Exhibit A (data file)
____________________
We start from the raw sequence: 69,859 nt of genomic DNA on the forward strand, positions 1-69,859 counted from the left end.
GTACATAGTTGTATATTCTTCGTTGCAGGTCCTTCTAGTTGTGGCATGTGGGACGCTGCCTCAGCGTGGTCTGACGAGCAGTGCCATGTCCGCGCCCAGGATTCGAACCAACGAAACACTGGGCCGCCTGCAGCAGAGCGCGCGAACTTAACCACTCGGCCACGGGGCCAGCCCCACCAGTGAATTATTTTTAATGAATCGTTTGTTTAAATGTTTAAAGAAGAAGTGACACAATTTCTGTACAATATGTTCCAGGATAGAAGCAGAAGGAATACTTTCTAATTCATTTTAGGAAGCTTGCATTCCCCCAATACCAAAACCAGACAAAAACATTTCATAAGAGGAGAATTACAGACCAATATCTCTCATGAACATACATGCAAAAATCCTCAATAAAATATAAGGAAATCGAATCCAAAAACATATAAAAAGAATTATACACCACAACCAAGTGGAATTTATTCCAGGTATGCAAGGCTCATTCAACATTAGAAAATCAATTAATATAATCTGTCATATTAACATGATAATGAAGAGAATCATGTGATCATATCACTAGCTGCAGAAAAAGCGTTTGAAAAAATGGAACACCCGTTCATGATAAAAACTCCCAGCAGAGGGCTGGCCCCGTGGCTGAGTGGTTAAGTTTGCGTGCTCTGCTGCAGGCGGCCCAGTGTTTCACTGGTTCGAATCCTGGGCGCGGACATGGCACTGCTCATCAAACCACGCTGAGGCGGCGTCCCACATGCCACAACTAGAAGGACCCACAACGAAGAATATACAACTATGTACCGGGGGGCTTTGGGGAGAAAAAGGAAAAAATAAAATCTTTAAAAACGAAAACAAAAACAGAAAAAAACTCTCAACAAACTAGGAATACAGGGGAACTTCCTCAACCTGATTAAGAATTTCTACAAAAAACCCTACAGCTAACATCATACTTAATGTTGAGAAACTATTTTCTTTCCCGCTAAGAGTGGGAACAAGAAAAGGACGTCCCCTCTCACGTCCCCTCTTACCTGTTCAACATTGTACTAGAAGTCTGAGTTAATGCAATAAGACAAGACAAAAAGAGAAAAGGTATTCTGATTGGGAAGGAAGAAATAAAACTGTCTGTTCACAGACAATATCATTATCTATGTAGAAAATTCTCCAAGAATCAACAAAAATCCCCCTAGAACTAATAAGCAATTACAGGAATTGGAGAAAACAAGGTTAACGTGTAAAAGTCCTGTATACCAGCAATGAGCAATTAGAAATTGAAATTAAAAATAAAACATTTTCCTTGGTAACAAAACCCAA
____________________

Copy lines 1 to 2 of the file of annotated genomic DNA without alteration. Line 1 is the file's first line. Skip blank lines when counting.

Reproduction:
We start from the raw sequence: 69,859 nt of genomic DNA on the forward strand, positions 1-69,859 counted from the left end.
GTACATAGTTGTATATTCTTCGTTGCAGGTCCTTCTAGTTGTGGCATGTGGGACGCTGCCTCAGCGTGGTCTGACGAGCAGTGCCATGTCCGCGCCCAGGATTCGAACCAACGAAACACTGGGCCGCCTGCAGCAGAGCGCGCGAACTTAACCACTCGGCCACGGGGCCAGCCCCACCAGTGAATTATTTTTAATGAATCGTTTGTTTAAATGTTTAAAGAAGAAGTGACACAATTTCTGTACAATATGTTCCAGGATAGAAGCAGAAGGAATACTTTCTAATTCATTTTAGGAAGCTTGCATTCCCCCAATACCAAAACCAGACAAAAACATTTCATAAGAGGAGAATTACAGACCAATATCTCTCATGAACATACATGCAAAAATCCTCAATAAAATATAAGGAAATCGAATCCAAAAACATATAAAAAGAATTATACACCACAACCAAGTGGAATTTATTCCAGGTATGCAAGGCTCATTCAACATTAGAAAATCAATTAATATAATCTGTCATATTAACATGATAATGAAGAGAATCATGTGATCATATCACTAGCTGCAGAAAAAGCGTTTGAAAAAATGGAACACCCGTTCATGATAAAAACTCCCAGCAGAGGGCTGGCCCCGTGGCTGAGTGGTTAAGTTTGCGTGCTCTGCTGCAGGCGGCCCAGTGTTTCACTGGTTCGAATCCTGGGCGCGGACATGGCACTGCTCATCAAACCACGCTGAGGCGGCGTCCCACATGCCACAACTAGAAGGACCCACAACGAAGAATATACAACTATGTACCGGGGGGCTTTGGGGAGAAAAAGGAAAAAATAAAATCTTTAAAAACGAAAACAAAAACAGAAAAAAACTCTCAACAAACTAGGAATACAGGGGAACTTCCTCAACCTGATTAAGAATTTCTACAAAAAACCCTACAGCTAACATCATACTTAATGTTGAGAAACTATTTTCTTTCCCGCTAAGAGTGGGAACAAGAAAAGGACGTCCCCTCTCACGTCCCCTCTTACCTGTTCAACATTGTACTAGAAGTCTGAGTTAATGCAATAAGACAAGACAAAAAGAGAAAAGGTATTCTGATTGGGAAGGAAGAAATAAAACTGTCTGTTCACAGACAATATCATTATCTATGTAGAAAATTCTCCAAGAATCAACAAAAATCCCCCTAGAACTAATAAGCAATTACAGGAATTGGAGAAAACAAGGTTAACGTGTAAAAGTCCTGTATACCAGCAATGAGCAATTAGAAATTGAAATTAAAAATAAAACATTTTCCTTGGTAACAAAACCCAA